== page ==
Writing words that sometimes trickle
Forging ahead even when writer's block attacks
Fighting off self-sabotage
Staying true to your own voice

Some writers are fearless from the moment they scribble their first sentence; others may take years to feel that way, but whenever or however it happens, it's magical.

Becky Povich is fearlessly completing her first book, a memoir: From Pigtails to Chin Hairs; A Memoir & More. It's been a long time coming because she didn't achieve that fearless status until recently, but she's so grateful for everything she's learned along the way. You can visit Becky at her blog:

Taking it On

  by Brenda Tadych

To be fearless in writing is really a fals-fals-fals-falsity, as Normal Bates would say. It's not being without fear, but it's making someone else's fear my own, and giving the reader every necessary detail for them to feel the fear as well. I take my fear, convert it into words, and pass it on.

Perfect example, I recently wrote about a baby photo album of my cousin's, chronicling the little one's life. . .no fear yet. . .the last picture was of a teddy bear. . .still no fear. . .etched onto a granite tombstone. Did you get the license number of the bus that just hit you? That was fearless in writing.

Brenda is a freelance writer from Pennsylvania. She has a column in the bimonthly Dauphin County newspaper “Woman.” She can be reached at


  by Catherine Crawford

For someone whose totem could be the mouse, I've got my nerve writing about fearlessness. I don't experience it as often as I'd like. But I often get through fearful times by remembering I can and will survive what I feel. Poet Tony Hoagland says fear is the ghost of an experience whose pain we remember too well. He also quotes, in recent writing, Auden's belief that ghosts have to repeat whatever causes them pain.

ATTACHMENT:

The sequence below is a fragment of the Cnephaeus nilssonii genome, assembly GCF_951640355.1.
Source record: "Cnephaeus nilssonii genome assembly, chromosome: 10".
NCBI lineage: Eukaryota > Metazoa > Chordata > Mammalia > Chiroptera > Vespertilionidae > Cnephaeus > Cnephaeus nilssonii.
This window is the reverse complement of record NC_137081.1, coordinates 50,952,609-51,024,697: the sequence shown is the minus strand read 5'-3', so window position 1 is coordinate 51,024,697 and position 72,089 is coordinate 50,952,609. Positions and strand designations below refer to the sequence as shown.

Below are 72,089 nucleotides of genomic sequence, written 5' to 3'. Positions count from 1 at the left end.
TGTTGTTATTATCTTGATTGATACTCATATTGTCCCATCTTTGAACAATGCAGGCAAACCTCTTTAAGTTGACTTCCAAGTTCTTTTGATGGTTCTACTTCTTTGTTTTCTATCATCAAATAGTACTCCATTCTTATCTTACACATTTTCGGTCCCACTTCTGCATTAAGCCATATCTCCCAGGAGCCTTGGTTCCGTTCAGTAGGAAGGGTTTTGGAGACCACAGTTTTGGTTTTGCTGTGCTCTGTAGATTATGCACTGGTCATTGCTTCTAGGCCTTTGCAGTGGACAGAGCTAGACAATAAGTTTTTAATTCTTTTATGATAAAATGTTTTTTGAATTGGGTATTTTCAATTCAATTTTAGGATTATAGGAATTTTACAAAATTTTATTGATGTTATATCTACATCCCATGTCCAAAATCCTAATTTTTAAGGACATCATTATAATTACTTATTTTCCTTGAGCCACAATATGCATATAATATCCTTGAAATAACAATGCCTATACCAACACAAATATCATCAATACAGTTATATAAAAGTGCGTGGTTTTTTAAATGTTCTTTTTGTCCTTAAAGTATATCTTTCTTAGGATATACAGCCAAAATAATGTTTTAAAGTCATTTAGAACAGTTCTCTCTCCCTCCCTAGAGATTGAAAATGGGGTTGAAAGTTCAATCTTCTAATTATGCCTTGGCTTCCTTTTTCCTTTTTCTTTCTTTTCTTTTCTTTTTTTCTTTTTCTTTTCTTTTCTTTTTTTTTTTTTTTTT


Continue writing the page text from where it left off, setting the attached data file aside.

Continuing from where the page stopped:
I was a business writer when my mom died in Tucson. When I visited my dad, I found him knocking around in his big house like a single shoe in a dryer. In the kitchen he'd shared with his mate of 44 years, there was a beat-up bread box. Its contents were-—to put it delicately-—not fresh. I moved the box to clean behind it and found a mouse nest with piles of poop and a huge stack of crusts. When the invisible hoarder could not be scared off, my soft-hearted dad reluctantly set a trap.

Since shifting from business to personal writing, I've faced fears that come with a more uncertain life. My thoughts about the future make me shiver sometimes. If I run out of money and end up living in a box behind Safeway, I won't be much different than that bread-box mouse. Hapless, forsaken, and ultimately forgotten, as Roethke once said. Still, it takes guts to be anything, even a mouse. So I persevere in gathering words-—they're the loaves in my pantry—-and in nourishing my life with the crusts they become in my head.

Catherine sets traps for her inner mouse in beautiful Washington State. Her email:

Taking Steps

  by Claire Holcomb-Drapkin

Being fearless in writing means I acknowledge that first drafts are full of denials, easy sentimental metaphors, outright lies, and avoidance of the useful Anglo-Saxon words. It may not be true for braver writers, but my first draft is only a timid representation of the story I want to write. And even though I say this now, my natural tendency will always be to write around the painful, ugly places that hurt too much. I cannot escape this avoidance which perhaps is innate. So to be fearless means I have to deliberately use tools to help me strip these masking devices.

Admitting the existence of cowardice is step one.

Step two is making lists, long lists, of character traits and then free-writing about them. Inevitably some prosaic fact, like a character's coarse hair, turns into being a story about why family scrapbooks show page after page of photos painstakingly trying to tame this rebellion. What's the story here?

Step three. I have to be able to talk about all kinds of sex. Don't be ashamed to say that women menstruate and buy tampons, or to realize our characters have bodies. Sometimes they vomit or have unpleasant odors. We all do things we hope no one suspects. And, I must be equally aware that psychological odors can be as rank as physical ones.